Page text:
We now have our own domain name if you have our old site book marked please update your records. Please note also our new email address The Moonshine Still
We are very please to announce the release of the most advanced still to put on the home distilling market. The Moonshine Still represents months of testing and is based on a European model. I thought the readers of this newsletter might be interested in how our still project evolved. I was emailed in May 1997 about a still head that had come into someone's possession, he was fascinated by it and asked if I could explain how it worked as it is quite different to a conventional condenser. The ASCII drawing he sent was difficult to interpret so a faxed scale drawing was sent, the design was very different to anything I had seen before but I was sufficiently intrigued to ask permission to build a prototype, (I couldn't actually figure how it worked at that stage either). The first prototype we built was in copper for ease of construction, it was so small that we had enormous problems containing the steam pressure that built up by trying to force the vapour through such small pipes, what impressed me to carry on testing was the very high strength alcohol that we got, about 95% by volume, unfortunately most of the vapour escaped via the lid seal (or lack of seal) on the base so I ended up with about 100 mls of alcohol, not a great return from a 20 ltr wash. The next prototype we made was twice the size, still in copper, this worked better but the pressure build up was still too great. Our next attempt seemed to work perfectly so we made it up in Stainless Steel, there are inherent problems with
copper condensers reacting with the alcohol under certain circumstances which makes the use of Stainless more desirable. I was very impressed with the performance of the head, allthough the strength of the alchol dropped slightly with each scaling up it was still performing very well. I should add that we had actually figured out how it worked by this stage. Vapour containing water and alcohol rises up the central pipe, when the vapour hits the first condenser the water is condensed out but is driven to the top of the pipe by the pressure of the vapour behind it, at the top of the pipe the water being heavier it falls away via the side pipes back to the base and the alcohol vapour continues on up and through the second condenser and drips out as a liquid, very straight forward but effective. At this stage we were using my old still base with the bung of a chair leg with the end cut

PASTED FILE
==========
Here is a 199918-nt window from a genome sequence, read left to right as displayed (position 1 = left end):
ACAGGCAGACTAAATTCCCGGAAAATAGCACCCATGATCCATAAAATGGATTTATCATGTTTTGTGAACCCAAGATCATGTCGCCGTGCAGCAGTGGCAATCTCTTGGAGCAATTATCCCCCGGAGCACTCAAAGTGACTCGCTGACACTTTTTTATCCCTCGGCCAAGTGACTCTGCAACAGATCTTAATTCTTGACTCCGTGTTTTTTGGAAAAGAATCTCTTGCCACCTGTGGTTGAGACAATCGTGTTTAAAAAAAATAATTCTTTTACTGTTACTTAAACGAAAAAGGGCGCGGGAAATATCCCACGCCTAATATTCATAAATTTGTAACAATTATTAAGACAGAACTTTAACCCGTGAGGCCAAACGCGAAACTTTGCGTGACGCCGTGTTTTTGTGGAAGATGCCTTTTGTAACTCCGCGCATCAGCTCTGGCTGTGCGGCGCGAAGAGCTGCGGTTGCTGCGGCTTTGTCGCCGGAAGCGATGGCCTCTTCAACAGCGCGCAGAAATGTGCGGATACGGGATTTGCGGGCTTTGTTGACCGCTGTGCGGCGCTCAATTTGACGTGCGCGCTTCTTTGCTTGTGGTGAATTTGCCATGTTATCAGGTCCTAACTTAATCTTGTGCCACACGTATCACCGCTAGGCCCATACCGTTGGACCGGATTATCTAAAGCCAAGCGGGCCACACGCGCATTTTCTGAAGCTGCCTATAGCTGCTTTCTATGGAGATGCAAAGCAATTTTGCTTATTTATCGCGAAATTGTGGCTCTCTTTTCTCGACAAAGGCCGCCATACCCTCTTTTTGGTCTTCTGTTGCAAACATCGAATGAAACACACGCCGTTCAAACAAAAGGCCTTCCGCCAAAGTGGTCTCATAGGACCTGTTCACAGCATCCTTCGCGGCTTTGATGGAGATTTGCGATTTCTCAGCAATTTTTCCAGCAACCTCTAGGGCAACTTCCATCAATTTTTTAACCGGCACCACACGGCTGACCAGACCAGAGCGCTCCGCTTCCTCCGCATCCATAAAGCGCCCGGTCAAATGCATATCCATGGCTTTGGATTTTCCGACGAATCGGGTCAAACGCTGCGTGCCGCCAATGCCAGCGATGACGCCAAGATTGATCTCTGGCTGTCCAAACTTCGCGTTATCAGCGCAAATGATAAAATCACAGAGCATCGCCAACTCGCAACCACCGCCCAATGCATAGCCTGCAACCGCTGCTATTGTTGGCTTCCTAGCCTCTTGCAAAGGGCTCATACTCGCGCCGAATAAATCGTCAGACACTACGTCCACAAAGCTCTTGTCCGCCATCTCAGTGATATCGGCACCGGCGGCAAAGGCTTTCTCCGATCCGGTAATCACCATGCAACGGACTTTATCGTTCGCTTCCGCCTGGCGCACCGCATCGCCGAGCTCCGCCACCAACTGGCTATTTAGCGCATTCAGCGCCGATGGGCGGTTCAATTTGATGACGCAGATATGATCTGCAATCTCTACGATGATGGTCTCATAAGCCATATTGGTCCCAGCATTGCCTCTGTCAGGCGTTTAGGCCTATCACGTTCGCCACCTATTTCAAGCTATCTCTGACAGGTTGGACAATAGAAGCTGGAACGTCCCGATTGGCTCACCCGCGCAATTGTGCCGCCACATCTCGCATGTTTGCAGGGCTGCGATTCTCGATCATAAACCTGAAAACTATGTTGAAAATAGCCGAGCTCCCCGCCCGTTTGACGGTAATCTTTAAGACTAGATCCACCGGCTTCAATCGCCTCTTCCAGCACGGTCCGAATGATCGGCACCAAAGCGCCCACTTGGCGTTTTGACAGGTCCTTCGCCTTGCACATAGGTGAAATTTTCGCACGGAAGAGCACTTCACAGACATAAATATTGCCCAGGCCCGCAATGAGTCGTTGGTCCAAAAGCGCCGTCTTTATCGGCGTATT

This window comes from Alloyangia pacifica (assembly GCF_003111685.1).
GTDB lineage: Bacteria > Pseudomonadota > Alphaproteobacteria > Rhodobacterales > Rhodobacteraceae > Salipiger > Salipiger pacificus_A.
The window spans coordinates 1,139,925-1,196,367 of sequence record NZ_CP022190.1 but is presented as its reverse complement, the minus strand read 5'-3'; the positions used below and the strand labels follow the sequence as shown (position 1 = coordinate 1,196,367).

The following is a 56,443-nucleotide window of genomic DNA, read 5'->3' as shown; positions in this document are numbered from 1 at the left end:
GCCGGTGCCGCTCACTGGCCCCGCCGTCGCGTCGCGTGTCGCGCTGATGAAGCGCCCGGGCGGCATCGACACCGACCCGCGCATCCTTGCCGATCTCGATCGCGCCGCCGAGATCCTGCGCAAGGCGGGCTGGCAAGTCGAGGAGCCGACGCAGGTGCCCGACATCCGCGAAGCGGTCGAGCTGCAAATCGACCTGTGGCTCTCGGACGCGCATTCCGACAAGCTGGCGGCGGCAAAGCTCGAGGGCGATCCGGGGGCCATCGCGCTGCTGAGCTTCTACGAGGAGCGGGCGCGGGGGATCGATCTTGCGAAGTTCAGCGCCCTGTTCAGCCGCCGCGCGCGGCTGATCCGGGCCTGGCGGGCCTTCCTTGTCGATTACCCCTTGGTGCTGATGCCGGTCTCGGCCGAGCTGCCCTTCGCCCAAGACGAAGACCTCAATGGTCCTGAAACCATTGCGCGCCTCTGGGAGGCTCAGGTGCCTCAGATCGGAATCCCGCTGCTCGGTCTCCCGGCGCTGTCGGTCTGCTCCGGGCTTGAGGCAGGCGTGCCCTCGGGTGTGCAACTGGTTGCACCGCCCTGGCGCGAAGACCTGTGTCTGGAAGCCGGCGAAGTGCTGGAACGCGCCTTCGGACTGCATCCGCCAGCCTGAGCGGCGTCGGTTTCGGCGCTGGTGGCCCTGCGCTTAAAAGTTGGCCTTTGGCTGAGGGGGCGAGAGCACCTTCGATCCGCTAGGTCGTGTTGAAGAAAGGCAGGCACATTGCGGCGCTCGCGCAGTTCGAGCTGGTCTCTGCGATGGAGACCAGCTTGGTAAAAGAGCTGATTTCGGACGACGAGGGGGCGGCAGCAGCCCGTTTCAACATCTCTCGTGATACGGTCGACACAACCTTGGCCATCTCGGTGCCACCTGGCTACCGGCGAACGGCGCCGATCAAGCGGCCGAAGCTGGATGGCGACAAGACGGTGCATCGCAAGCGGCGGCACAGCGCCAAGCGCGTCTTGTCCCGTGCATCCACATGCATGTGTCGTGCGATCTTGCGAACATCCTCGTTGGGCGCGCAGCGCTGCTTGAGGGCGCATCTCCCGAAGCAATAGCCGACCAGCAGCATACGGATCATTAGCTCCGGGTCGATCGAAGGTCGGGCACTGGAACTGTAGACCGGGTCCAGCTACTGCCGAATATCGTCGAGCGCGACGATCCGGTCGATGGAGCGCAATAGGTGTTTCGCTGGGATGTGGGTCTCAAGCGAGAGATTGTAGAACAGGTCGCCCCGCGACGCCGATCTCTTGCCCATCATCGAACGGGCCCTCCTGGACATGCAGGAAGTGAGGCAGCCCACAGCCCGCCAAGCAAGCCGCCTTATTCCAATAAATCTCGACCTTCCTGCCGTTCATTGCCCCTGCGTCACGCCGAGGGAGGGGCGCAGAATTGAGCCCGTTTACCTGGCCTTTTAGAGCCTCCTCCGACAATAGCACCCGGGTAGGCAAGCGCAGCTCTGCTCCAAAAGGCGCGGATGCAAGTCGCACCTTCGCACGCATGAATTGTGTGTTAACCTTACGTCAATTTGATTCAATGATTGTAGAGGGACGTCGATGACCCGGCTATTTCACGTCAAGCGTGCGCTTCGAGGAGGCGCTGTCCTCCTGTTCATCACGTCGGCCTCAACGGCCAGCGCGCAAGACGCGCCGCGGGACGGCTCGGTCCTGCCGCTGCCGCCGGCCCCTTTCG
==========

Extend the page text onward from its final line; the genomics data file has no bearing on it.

off as a make shift grommet to do the testing, this made the top pretty wobbly and it didn't really look very professional. I was at a meeting of colleagues, all owners of Brew Shops and told them of my dilemma and one came up with a base that he had
seen but didn't at that time have a use for, it was what is known in this Country as a Cream Can made to NZ Dairy Board specifications to hold milk products, made of Polypropylene, it is food safe and heat resist and the perfect shape for distilling. This is a good example of how with modern communications something which is of no use to someone can assist in another Country half a world away.